I have heard so many disparaging things about Santa that I came to believe that it was sacrilegious just to mention his name. I think the zenith of Santaphobia was when a friend told me that if I switched one letter in Santa, I would get Satan. If you still don’t get it, just move the ‘n’ in Santa to the end of the word and ‘Walla’…you have Satan. With that bit of logic, I just knew I had better discontinue shopping wherever there was a Santa; and please don’t even think about allowing the kids to take a picture with Klaus, I mean he already has a red suit, all you need do is pin a tail on him and once again ‘Walla’…you’ve got terrible ole slew foot! Then one day it dawned on my lightening quick mind that if I used that same logic with the word dog…I would get God. Or with God…I would get dog!
You’ re probably thinking, ‘Enough of the sarcasm PDJ and get to the point.’ Ok!!
In the third century AD somewhere between 260 and 280 AD a boy named Nicholas was born into a very wealthy family in a small village named Patara; located in present day Turkey. From a young age he dedicated his life to serving God. Later, the honor of ‘Bishop of Myra’ was bestowed upon him for his piety and great generosity to the needy. He was also known for signs and wonders in answers to prayer. In addition, he confronted the worship of Diana, was imprisoned for his faith under the persecution of Diocletian, and attended the Council of Nicea to defend the faith against Arianism; contributing to the famous Nicene Creed.
However, through the centuries there were many stories attributed to Nicholas attesting to his Christian life. Of course, I’m sure many of the stories have been embellished, and some can even be categorized as ‘fish stories.’ Nevertheless, often myth is derived from fact, and I believe inspiration can be extracted from many (not all) of the historical accounts of this wonderful Christian hero.
One story tells of a very poor man, who had three daughters. Creditors were harassing him threatening to push his daughters into slavery if he did not come up with the money. Shockingly, on three occasions, the poor man found three bags of gold (or bars of gold), enough to eradicate his debts. The final time however, the poor man actually caught Nicholas in the act of throwing the bags of gold through the window (or down the chimney, depending on who tells the story). Nicholas made the man promise never to tell anyone. This led to what we now know today as secret gift giving.
In addition, the bags of gold thrown by Nicholas landed on either shoes, or socks, which were warming or drying by the fireplace. This led to our contemporary tradition of pinning stockings on the fireplace in anticipation of all kinds of goodies.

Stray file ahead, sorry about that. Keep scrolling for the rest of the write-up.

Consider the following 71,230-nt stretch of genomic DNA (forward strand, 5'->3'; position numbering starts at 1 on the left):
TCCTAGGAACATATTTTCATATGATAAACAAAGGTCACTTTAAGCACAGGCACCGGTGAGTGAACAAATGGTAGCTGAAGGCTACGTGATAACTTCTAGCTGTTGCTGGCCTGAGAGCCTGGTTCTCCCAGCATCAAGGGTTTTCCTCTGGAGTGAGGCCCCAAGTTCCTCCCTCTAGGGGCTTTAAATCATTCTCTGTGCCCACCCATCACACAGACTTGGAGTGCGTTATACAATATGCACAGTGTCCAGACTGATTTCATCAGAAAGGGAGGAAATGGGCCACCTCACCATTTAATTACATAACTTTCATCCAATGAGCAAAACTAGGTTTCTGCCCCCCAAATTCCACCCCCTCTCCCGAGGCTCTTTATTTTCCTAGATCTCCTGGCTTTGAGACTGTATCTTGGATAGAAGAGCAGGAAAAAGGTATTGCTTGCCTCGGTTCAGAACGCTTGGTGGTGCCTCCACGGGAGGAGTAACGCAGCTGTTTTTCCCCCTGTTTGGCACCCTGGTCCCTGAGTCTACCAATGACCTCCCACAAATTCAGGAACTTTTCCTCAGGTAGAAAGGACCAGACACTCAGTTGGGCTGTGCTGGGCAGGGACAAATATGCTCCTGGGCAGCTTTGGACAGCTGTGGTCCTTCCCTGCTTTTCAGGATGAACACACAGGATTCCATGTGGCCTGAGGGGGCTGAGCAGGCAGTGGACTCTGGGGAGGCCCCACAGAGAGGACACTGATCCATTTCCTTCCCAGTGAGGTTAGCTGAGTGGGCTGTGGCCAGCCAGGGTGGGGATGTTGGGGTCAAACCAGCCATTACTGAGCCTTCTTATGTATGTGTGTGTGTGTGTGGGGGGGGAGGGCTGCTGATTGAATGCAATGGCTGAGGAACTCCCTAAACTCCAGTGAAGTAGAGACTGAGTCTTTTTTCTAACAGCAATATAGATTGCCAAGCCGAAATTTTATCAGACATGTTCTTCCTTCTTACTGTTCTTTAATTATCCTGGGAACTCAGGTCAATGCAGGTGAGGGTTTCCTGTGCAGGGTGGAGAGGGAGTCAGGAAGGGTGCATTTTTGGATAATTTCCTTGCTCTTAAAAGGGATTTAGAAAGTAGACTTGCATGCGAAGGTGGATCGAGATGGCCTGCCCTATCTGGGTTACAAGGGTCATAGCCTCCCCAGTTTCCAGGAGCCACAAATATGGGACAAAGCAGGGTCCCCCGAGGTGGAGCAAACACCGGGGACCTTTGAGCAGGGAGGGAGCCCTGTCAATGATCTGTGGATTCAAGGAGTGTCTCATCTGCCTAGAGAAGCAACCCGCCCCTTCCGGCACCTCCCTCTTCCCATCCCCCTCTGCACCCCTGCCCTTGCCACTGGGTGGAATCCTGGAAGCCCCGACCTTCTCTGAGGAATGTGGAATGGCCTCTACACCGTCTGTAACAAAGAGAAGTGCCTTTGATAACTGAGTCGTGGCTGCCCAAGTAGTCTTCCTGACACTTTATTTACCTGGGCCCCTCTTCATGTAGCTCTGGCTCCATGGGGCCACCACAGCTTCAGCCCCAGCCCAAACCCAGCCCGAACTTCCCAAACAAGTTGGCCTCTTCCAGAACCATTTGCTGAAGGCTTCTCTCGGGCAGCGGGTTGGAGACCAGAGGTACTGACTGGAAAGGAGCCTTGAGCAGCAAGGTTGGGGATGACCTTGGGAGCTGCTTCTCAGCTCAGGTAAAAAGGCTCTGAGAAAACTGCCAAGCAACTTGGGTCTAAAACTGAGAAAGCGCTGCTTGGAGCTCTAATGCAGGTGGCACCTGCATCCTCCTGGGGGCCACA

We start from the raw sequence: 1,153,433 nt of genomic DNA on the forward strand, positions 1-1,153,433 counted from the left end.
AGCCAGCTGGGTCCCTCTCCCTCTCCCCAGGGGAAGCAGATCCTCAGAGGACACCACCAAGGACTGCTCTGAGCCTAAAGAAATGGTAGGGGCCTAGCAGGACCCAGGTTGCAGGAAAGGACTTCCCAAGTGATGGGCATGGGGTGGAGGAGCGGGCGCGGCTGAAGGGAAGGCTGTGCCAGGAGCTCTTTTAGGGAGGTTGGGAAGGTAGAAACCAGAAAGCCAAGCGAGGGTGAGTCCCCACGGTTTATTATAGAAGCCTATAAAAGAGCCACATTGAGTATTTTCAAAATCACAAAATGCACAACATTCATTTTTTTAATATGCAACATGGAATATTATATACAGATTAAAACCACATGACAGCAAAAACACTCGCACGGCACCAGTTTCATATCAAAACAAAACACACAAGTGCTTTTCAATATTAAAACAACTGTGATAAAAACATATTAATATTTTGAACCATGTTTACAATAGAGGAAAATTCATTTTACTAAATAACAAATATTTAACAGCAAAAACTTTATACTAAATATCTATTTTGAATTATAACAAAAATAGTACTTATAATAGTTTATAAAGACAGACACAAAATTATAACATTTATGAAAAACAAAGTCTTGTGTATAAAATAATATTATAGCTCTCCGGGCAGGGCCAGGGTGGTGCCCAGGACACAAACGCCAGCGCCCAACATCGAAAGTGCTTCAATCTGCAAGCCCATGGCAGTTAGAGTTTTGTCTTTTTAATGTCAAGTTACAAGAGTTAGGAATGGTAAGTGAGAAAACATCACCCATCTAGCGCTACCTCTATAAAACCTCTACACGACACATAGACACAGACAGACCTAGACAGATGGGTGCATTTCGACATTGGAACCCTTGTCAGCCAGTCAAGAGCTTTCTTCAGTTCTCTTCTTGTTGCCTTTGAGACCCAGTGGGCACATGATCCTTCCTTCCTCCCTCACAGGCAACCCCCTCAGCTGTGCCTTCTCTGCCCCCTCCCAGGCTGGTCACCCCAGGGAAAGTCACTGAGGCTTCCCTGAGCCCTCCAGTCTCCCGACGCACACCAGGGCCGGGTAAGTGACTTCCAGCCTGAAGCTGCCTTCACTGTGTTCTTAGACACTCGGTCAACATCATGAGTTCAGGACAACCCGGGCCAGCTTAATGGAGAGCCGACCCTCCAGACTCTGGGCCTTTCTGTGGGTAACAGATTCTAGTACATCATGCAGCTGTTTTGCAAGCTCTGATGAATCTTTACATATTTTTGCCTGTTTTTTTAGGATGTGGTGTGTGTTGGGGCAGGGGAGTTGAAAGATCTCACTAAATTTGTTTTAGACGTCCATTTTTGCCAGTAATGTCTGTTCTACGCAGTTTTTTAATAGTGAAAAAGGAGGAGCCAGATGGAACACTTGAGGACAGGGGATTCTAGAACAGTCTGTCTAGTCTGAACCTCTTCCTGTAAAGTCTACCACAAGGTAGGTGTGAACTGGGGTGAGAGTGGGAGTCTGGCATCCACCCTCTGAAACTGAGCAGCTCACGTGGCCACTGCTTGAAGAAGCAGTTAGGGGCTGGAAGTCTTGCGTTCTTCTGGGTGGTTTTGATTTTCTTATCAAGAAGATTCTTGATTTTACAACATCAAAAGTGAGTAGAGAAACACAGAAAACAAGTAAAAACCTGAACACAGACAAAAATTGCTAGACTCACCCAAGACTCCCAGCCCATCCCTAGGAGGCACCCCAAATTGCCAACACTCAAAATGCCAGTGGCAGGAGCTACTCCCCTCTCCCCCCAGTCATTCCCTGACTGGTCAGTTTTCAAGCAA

Another story tells of three students traveling to Athens. On their way they stopped at in Inn for the evening. The innkeeper robbed and murdered them. Nicholas traveling that same route, stayed at the same inn. While praying that night, God spoke to him about the murders, and in answer to Nicholas’ earnest prayers, the boys were raised from the dead.
Beginning in 1809, Washington Irving, the creator of Rip Van Winkle and the Legend of Sleepy Hallow, began to heavily commercialize Nicholas. This final piece of the marketing transformation came in 1923 when Haddon Sundblom from Coke Cola initiated thirty-five years of advertising Santa with a red fur outfit, a long white beard, smoking a pipe.
This makeover was joined by name changes. For example, it is common to take a word from one language and add it to another: baptidzo is a Greek work that was transliterated into English as baptism. So too, we find some similar things occurring with the name Nicholas. In German Sankt Niklaus, and in Dutch Sinterklaas, which refer to Saint Nicholas, yet are very close phonetically to Santa Claus. In addition, in place of Nicholas, Martin Luther attempted to make the Christ Child into ‘ChristKindl’ the bearer of gifts, which sounds very much like Kris Kringle.
Don’t worry, I don’t expect Santa to visit me this Christmas, but neither do I believe he is Satan! I think as Christians we can use Santa as a means of sharing with our children and neighbors ‘Who’ really is buried under all that commercialization…Jesus!!
Progressiveness is looking forward intelligently, looking within critically, and moving on incessantly. WALDO PONDRAY WARREN